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Rarely am I shocked when I learn public positions of the one percenters, for clearly I understand that they speak powerfully and often behind closed doors. However, when I learned that Charles Johnson, principal owner of the San Francisco Giants, sent $2,700 to Cindy Hyde-Smith, a candidate for Mississippi senator and an avowed segregationist, I was shocked and felt a sense of community betrayal.
On Feb. 14, 2017, I was shot with a rifle by a sniper named Jesse Enjaian, a white guy. I was a homeless man sleeping in my car. I had parked for the night on the street in front of his house on the 9500 block of Las Vegas Avenue near Bishop O’Dowd High School in Oakland. He shot out all four of my tires, all my windows, my dashboard got a bullet hole in it and my head was grazed by a bullet. I woke up to bullets flying, hit my horn, jumped out of my car and hollered for help.
“Three African-American construction workers said this week that they were targeted by racial slurs and death threats, including black dolls hanging from nooses in the bathroom, while working on the site of a San Francisco high-rise,” reported the New York Times after renowned civil rights attorney John Burris, who’s representing the workers, held a June 21 press conference. That the issue is important enough for a major story in the New York Times will, we hope, catch the attention of the powers that be in San Francisco.
We are enraged and disheartened by the cowardly decision of the San Francisco District Attorney George Gascón NOT to file charges against the officers who killed Mario Woods and Luis Gongora Pat. Charges for killer cops are among the three demands we have made since our start in December 2015. This DA has never – not once, in all of his tenure, and all of the egregious cases during his watch – filed any charges against officers who kill. Spread the word: Protest and press conference Tuesday, May 29, 12 noon, at 850 Bryant.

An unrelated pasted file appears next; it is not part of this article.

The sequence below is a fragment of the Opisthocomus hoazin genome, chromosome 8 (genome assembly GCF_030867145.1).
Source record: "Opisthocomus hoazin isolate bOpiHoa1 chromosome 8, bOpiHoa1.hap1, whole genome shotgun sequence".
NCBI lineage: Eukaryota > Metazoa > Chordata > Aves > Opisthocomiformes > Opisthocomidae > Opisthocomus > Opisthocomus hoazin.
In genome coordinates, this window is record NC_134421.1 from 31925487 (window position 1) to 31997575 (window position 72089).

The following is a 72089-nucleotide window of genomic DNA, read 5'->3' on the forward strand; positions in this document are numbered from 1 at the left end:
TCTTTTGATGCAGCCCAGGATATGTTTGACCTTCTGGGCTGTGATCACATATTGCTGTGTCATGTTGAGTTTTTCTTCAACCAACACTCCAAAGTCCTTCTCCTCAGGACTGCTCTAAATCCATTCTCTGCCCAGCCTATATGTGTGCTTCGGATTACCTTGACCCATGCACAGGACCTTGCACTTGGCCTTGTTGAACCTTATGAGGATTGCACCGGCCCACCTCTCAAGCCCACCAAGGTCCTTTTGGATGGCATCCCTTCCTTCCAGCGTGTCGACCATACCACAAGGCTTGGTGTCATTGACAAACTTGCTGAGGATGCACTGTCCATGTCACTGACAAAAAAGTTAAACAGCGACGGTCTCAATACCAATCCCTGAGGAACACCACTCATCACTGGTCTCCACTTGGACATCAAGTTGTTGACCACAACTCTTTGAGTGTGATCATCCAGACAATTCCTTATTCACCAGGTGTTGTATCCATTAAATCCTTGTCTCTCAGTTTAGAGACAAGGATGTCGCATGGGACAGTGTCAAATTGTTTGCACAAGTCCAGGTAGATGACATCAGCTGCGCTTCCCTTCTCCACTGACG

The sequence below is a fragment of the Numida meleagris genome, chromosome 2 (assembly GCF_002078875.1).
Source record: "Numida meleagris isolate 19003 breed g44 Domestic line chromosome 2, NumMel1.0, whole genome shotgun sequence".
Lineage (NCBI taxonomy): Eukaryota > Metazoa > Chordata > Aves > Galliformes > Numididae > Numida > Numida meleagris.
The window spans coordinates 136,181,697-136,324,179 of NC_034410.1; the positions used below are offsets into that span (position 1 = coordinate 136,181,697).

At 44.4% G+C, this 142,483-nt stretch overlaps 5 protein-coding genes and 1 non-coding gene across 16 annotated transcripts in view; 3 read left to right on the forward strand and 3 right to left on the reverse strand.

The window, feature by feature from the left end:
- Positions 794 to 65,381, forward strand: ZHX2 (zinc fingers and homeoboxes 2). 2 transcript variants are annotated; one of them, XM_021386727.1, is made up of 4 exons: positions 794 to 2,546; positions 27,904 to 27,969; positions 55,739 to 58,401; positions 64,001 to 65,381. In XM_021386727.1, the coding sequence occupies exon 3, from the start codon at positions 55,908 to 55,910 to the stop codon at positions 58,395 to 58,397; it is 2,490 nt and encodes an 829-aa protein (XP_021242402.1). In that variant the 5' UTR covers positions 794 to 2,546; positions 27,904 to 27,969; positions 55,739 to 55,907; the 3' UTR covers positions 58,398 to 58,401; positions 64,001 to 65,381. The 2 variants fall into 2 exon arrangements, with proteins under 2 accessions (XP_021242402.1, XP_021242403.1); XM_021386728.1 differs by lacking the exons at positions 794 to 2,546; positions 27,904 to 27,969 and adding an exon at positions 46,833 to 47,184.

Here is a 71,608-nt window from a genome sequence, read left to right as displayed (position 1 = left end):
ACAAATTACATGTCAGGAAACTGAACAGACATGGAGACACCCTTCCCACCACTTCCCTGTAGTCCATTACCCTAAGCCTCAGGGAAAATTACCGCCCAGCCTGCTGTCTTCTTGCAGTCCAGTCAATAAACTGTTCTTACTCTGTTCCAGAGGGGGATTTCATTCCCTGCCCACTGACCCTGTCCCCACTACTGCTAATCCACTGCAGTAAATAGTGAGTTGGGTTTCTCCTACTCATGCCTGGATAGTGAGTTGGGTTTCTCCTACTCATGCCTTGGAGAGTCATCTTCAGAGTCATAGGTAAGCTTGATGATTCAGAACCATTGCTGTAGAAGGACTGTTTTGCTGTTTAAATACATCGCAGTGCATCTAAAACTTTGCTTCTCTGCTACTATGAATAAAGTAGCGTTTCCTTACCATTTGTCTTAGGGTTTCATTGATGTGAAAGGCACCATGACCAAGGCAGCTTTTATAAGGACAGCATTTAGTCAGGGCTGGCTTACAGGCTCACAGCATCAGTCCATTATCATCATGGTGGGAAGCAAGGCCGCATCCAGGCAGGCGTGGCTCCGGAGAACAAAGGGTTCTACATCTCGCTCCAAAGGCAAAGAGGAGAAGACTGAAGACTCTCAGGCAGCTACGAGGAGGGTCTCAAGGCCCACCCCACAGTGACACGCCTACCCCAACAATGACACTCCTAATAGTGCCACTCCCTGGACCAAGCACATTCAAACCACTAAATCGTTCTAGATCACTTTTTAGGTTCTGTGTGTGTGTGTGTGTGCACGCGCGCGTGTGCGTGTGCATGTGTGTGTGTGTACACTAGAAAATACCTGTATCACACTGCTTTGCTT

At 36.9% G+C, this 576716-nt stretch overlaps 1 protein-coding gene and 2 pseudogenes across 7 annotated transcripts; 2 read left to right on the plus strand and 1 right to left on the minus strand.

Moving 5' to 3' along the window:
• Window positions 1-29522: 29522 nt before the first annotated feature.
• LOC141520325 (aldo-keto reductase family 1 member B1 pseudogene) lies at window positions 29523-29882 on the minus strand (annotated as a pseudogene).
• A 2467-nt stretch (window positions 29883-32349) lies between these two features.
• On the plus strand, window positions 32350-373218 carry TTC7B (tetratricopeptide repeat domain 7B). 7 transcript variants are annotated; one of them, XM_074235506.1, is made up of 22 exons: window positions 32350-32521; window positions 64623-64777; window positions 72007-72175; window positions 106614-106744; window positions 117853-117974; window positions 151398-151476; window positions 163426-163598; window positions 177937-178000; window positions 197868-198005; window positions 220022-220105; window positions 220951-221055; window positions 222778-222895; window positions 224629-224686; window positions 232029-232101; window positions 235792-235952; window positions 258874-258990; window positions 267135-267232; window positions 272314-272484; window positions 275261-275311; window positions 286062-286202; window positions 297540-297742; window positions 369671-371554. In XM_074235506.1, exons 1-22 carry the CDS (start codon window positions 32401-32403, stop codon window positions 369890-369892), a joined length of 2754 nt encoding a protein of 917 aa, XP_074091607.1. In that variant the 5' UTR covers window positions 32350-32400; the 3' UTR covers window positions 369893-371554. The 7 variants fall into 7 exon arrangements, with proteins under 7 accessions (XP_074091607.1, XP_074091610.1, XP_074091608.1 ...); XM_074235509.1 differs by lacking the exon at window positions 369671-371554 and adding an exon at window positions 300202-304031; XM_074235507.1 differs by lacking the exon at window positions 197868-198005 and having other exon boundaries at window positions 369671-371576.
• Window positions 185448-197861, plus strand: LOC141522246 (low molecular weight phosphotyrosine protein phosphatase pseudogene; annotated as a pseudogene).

Community members and family of Sahleem Tindle, a 28-year-old father of two, killed by a BART Police officer in January, packed a BART meeting March 12 to demand that justice be served. Tindle’s family passionately protested the lack of action by BART following Tindle’s death on Jan. 3 outside the West Oakland BART Station. Tindle’s family and legal team are calling for the city of Oakland to arrest and charge the involved BART officer, Joseph Mateu, with murder.
On March 15, 2018, Wealth and Disparities in the Black Community – Justice 4 Mario Woods hosted a rare and historic event: a visit by California Attorney General Xavier Becerra to the Bayview neighborhood of San Francisco to take part in a discussion about police violence and racist policing in the San Francisco Bay Area. The conversation with Attorney General Becerra is part of our ongoing efforts to outreach to elected representatives and bring them into the underserved, historically Black neighborhood.
On Saturday, Dec. 2, 2017, community will gather in the Bayview to honor Mario Woods on the second anniversary of his execution by San Francisco Police. We will come together once again to show the city of San Francisco that we will NEVER forget, and until such time as our demands for justice are met, we will never stop seeking Justice for Mario Woods and justice for all victims of police violence.